Plenty of resources on fragility this week… for instance, how many people were displaced in 2017? About 30 million according to a new report by the IDMC and NRC – a level very high in absolute term, but less than half that of 2016. A WIDER working paper by Carbonnier traces the origins of ‘humanitarian economics’ as a new field of inquiry. Campbell and Knox Clarke produced an interesting ALNAP literature review of humanitarian decision making processes, including in terms of response options, targeting, data collection, coordination, scale of programs, and staffing – and how pressure and stress levels affect these decisions. An interesting synopsis of shock-responsive cash transfers in Madagascar. In a HPG a briefing paper, Wake and Yu make the case to a switch in developmental approach in the Rohingya crisis. An interesting event next week (May 21), with ODI webstreaming a panel discussion on fragile states.
Looking at Africa from space: Dinkelman and Wittenberg summarize their findings on using satellite data to track service delivery in South Africa. They argue that such data can be used as one type of third-party measurement to track the ramping up of electricity connections in developing countries, and for diagnosing when service delivery, conditional on connections, is worsening. For instance, they showed that each additional 50 households connected can be measured as an observable increase in night-time luminosity of 0.35 units. Another working paper by Ali et al shows how high-resolution satellite imagery in Rwanda makes it possible to assess the completeness of existing tax maps by estimating built-up areas based on building heights and footprints. Bonus: in an ESID blog by Lavers examines the territorial reach of the Ethiopian state through the lens of social protection.
Let’s turn to some jobs-related materials. Following Ravallion’s CGD review of employment vs income guarantees shared last week (see here), Chowns blogs about the political considerations around such choice. Similarly, Lowrey has a news article on the growing momentum behind proposals for a jobs guarantee program in the US. A Georgetown insightful review of what are we learning form 40 years of subsidized employment programs (h/t Fortunato Lambiase). A piece on the growing use of 1-day gigs by restaurants and retail. Examining historical data from the UK, Caprettini and Voth conclude that if technology-induced job losses are rapid, and affect a large part of the workforce, the risk of social unrest can become serious. Bonus: an IDS paper by Greeley examines ‘who are the ultra-poor’ in rural Haiti – in that context, he recommends a graduation model incorporated within the national social protection framework.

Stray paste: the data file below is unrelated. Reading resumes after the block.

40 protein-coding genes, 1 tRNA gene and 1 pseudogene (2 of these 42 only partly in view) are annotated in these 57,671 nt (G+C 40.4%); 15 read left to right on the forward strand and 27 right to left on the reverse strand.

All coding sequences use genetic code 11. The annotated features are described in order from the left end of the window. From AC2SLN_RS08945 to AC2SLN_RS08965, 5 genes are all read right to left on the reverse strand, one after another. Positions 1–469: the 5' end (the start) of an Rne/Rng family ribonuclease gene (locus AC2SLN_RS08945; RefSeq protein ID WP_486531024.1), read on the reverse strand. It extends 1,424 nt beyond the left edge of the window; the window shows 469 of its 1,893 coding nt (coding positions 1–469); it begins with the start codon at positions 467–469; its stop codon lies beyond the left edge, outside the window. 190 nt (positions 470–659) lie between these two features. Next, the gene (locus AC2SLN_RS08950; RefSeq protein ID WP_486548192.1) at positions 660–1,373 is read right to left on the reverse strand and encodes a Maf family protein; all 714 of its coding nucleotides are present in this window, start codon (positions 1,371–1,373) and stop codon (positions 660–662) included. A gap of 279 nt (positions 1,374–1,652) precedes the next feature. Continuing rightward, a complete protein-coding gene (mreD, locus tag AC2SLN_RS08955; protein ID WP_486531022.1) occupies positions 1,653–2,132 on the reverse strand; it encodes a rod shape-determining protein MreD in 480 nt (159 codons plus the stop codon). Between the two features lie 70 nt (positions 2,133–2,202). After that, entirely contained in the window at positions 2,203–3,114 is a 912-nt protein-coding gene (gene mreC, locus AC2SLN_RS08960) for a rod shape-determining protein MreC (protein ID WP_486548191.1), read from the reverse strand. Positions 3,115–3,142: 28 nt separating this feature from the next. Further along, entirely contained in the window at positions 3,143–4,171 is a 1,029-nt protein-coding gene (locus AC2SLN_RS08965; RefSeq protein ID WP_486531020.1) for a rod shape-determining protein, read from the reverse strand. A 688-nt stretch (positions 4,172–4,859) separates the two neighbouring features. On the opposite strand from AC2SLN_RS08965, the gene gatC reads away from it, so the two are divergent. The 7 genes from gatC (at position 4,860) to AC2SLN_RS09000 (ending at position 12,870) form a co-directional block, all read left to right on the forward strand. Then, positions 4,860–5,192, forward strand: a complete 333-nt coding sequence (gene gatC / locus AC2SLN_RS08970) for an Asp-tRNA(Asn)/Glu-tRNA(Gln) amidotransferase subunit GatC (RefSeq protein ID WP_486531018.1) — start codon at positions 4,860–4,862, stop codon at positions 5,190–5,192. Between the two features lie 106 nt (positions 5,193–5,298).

Since I mentioned the US, a new NBER paper by Hoynes and Schanzenbach assesses what groups of children are served by US safety net programs (Medicaid, EITC, CTC, SNAP, and TANF). On one hand, they find that virtually all gains in spending on the social safety net for children since 1990 have gone to families with earnings and income above the poverty line. They ascribe this to 1996 welfare reform and the expansion of in work tax credits. On the other hand, they find that access to safety net programs during childhood leads to benefits for children and society over the long run. Wheaton et al describe how we used the new Urban Institute microsimulation model, ATTIS, to examine the possible effects of expanded work requirements in SNAP food vouchers. The changes would affect how families’ incomes are counted, how program eligibility is determined, and the work requirements placed on recipients. Many of the proposed changes are restrictions; others, such as an increase in the maximum allowable level of assets, could make some families newly eligible. More on food: IFPRI launched its Global Food Policy Report on how trade and nutrition interact.
Let me round up with some measurement papers. What is the middle class? Reeves et al have a Brookings piece laying out the different definitions as proposed by Cashell, Estache and Leipziger, Kharas, Easterly, Pew, Williams and Boushey, Krueger, Rose, Thurow, and IMF. The cool interactive graphs show that such definitions encompass incomes between $13/year and $230/year. Canelas and Gisselquist review the challenges around measuring horizontal inequality (between groups), including key methodological, conceptual, and political issues around survey and census data. What can we learn from experiential measures of food security? Using panel data from Malawi, a working paper by Joliffe et al shows that rapidly rising food prices are a key source of anxiety, even when dietary diversity and other indicators are stable.